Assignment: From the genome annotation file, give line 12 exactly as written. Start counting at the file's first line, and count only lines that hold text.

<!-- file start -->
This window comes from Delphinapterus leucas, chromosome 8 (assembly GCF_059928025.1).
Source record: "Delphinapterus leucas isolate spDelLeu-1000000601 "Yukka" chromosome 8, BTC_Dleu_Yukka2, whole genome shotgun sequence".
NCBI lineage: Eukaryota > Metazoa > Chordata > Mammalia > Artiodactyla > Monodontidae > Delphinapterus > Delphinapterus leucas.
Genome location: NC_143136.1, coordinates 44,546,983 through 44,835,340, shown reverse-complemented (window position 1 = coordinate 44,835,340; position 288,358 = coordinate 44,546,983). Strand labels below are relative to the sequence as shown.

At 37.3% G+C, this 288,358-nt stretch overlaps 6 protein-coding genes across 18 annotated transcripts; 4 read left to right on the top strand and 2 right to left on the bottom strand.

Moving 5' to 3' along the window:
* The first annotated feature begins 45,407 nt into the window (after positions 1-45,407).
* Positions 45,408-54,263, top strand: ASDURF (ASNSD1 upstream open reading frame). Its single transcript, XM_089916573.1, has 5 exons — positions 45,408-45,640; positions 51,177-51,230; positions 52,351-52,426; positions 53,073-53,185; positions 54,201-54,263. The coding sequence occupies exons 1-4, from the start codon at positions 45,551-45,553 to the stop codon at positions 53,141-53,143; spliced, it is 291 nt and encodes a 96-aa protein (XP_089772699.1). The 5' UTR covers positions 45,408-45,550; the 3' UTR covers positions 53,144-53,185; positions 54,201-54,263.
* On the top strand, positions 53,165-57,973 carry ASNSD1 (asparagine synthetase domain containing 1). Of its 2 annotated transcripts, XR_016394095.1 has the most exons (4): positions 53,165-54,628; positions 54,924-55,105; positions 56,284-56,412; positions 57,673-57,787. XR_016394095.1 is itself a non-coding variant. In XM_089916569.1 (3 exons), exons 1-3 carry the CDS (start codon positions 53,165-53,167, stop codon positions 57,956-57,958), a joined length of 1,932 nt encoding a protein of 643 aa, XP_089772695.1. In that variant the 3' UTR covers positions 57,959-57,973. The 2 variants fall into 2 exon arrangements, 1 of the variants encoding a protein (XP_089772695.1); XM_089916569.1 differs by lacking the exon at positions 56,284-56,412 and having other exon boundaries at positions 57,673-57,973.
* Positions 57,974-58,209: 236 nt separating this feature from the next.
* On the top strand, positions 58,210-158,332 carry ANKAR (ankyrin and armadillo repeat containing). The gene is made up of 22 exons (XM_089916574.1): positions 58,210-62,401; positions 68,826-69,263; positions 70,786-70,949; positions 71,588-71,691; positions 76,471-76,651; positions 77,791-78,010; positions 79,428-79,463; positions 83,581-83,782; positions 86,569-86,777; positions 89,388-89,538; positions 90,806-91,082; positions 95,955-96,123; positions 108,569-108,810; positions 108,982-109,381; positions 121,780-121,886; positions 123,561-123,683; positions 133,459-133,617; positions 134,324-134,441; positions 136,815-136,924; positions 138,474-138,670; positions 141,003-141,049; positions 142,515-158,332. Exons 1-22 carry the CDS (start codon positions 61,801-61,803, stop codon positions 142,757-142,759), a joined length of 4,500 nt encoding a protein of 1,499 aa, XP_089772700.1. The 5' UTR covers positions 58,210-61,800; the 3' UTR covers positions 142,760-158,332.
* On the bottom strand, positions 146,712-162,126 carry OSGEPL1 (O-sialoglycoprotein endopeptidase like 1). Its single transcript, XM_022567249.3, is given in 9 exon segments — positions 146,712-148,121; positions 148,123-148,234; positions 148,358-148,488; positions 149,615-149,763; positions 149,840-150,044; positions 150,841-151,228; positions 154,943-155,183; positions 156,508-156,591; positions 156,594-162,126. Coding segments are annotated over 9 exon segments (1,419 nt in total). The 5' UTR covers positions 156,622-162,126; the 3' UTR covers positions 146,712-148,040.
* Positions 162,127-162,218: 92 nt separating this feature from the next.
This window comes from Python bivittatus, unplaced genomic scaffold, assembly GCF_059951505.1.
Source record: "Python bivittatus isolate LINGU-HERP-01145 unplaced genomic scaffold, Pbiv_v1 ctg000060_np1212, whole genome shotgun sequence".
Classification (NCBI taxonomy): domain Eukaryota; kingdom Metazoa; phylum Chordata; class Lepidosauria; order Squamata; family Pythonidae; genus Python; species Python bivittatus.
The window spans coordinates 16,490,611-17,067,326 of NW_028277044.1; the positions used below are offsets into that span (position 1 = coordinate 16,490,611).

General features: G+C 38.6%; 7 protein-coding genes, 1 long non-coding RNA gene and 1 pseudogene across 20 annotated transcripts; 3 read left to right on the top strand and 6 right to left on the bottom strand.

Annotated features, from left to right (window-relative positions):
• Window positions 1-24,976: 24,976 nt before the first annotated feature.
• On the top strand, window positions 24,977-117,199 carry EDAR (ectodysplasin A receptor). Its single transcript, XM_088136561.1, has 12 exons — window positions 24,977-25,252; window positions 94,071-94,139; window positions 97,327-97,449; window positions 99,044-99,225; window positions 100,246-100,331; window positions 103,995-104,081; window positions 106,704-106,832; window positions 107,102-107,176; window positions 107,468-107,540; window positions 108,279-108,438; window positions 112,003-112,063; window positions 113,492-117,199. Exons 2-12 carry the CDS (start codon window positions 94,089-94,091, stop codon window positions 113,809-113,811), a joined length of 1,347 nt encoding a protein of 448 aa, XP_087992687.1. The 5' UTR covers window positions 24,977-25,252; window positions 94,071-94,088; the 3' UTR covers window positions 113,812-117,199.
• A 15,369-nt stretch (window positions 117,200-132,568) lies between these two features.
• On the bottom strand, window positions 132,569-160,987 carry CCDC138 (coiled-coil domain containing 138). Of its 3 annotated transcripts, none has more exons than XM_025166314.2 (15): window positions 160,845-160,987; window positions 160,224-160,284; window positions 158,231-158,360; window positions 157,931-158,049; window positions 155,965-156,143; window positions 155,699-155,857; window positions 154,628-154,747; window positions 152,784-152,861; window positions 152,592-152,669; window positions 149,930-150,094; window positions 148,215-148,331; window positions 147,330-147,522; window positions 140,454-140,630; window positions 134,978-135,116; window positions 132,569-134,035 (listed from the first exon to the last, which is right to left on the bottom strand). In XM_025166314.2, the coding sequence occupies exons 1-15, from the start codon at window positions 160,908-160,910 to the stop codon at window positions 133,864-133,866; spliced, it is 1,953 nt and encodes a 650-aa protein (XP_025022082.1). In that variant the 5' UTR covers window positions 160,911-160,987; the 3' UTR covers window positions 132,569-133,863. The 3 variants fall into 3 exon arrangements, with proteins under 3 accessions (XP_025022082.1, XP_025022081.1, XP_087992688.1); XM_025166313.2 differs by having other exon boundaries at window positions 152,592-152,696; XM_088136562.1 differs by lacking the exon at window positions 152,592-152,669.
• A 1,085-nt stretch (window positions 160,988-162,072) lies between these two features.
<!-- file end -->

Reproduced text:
* On the bottom strand, positions 146,712-162,126 carry OSGEPL1 (O-sialoglycoprotein endopeptidase like 1). Its single transcript, XM_022567249.3, is given in 9 exon segments — positions 146,712-148,121; positions 148,123-148,234; positions 148,358-148,488; positions 149,615-149,763; positions 149,840-150,044; positions 150,841-151,228; positions 154,943-155,183; positions 156,508-156,591; positions 156,594-162,126. Coding segments are annotated over 9 exon segments (1,419 nt in total). The 5' UTR covers positions 156,622-162,126; the 3' UTR covers positions 146,712-148,040.